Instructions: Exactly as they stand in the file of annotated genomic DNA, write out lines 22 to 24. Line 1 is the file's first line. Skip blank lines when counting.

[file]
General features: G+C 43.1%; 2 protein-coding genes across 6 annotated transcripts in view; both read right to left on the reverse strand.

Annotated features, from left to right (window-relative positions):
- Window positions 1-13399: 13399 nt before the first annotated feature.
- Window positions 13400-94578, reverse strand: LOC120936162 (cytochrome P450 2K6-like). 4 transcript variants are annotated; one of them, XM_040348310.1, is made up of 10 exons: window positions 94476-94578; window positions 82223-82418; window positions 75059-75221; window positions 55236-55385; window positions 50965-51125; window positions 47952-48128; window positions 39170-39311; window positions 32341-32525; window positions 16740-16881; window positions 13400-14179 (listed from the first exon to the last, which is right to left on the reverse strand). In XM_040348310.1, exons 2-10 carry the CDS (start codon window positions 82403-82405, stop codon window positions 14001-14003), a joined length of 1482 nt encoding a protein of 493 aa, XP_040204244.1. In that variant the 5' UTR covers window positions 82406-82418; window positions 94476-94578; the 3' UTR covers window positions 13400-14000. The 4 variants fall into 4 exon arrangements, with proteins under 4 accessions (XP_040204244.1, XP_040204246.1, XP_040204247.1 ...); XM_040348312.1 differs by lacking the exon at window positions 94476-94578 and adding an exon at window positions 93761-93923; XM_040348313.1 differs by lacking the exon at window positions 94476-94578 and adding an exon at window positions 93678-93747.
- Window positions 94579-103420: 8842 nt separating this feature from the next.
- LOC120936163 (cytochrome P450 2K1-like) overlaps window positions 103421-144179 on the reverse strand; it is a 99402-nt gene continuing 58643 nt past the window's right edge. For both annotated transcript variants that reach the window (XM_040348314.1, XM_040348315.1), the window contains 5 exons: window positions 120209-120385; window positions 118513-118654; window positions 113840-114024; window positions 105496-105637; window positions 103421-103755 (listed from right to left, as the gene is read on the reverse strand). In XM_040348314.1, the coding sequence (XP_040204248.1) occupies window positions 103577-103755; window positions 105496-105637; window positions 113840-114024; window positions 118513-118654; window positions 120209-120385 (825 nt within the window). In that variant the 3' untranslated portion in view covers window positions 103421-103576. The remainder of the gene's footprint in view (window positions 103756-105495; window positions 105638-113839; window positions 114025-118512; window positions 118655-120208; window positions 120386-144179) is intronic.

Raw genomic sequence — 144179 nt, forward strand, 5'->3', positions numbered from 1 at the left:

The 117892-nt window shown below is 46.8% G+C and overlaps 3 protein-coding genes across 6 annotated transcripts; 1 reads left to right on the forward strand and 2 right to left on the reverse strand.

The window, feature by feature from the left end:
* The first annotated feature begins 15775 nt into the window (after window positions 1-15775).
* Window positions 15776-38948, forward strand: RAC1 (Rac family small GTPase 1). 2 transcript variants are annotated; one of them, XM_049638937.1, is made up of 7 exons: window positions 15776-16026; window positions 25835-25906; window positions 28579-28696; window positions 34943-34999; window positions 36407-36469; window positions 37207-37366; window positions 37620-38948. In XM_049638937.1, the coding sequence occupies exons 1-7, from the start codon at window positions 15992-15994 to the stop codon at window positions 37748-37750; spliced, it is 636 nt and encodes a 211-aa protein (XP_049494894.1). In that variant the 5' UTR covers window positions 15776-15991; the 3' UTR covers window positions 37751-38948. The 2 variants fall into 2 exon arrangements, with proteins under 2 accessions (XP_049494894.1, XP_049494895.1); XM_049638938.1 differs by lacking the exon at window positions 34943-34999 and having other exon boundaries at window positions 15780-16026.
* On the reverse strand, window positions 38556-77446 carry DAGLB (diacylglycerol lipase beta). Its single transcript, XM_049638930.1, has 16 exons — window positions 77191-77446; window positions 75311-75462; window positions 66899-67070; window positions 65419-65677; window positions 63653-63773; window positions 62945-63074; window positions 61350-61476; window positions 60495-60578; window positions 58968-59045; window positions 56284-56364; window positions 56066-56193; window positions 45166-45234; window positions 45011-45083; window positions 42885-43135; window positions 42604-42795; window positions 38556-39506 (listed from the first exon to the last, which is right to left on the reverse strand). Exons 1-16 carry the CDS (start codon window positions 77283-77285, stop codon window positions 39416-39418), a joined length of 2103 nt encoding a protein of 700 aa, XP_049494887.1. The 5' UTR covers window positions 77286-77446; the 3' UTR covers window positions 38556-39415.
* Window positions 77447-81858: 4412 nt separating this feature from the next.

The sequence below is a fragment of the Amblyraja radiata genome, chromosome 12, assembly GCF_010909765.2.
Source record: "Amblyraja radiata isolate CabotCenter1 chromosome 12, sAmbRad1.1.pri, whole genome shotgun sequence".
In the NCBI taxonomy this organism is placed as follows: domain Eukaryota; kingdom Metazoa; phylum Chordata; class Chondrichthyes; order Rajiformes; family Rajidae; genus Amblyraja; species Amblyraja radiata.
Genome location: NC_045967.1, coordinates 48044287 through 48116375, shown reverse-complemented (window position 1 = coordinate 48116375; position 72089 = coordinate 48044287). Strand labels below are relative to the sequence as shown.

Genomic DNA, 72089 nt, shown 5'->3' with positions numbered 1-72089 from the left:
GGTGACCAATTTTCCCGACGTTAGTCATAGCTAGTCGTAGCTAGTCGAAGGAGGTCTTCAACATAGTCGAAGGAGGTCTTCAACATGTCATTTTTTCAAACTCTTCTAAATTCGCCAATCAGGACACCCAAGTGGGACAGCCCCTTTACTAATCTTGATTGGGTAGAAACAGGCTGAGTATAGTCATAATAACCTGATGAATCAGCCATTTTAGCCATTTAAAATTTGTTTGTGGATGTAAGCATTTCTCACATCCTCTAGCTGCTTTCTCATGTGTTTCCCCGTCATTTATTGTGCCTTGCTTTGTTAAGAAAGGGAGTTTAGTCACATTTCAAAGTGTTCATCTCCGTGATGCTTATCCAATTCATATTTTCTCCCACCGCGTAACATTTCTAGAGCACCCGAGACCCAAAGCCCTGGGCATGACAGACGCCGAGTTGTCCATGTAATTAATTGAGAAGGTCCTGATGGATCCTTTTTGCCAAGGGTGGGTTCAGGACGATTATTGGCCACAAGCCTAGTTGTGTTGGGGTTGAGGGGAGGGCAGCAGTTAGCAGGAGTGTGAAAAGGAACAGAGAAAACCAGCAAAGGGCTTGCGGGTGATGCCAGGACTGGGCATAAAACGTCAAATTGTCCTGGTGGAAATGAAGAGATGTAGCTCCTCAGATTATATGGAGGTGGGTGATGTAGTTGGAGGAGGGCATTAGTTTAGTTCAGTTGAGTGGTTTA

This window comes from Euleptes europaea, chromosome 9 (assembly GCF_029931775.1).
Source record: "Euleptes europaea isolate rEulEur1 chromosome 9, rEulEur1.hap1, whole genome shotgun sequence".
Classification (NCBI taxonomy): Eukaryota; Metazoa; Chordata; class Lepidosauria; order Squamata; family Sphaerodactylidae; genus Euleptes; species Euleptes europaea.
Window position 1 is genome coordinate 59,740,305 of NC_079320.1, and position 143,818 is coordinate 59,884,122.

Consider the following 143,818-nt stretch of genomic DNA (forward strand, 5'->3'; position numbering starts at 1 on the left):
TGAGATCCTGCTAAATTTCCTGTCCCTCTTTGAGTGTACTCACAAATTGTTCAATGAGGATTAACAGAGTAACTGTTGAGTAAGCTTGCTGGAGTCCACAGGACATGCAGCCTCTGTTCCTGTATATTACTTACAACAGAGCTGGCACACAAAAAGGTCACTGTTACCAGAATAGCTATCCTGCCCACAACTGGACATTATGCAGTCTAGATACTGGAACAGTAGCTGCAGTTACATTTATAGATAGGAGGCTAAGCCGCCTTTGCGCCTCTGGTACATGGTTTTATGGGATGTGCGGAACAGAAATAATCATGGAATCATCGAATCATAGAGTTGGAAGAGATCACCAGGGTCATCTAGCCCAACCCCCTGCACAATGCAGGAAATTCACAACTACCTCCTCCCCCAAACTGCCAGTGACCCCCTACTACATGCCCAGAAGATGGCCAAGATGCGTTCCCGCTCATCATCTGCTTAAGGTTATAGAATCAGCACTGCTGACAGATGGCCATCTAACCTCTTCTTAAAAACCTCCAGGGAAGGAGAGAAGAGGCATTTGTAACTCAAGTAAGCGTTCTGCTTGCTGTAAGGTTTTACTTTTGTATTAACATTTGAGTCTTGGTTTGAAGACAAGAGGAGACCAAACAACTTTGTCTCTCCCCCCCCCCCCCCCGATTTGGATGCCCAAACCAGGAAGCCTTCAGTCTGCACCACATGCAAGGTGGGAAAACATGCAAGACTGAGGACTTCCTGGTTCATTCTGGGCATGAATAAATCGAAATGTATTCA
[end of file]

Classification (NCBI taxonomy): Eukaryota; Metazoa; Chordata; class Lepidosauria; order Squamata; family Sphaerodactylidae; genus Euleptes; species Euleptes europaea.
Window position 1 is genome coordinate 59,740,305 of NC_079320.1, and position 143,818 is coordinate 59,884,122.

Consider the following 143,818-nt stretch of genomic DNA (forward strand, 5'->3'; position numbering starts at 1 on the left):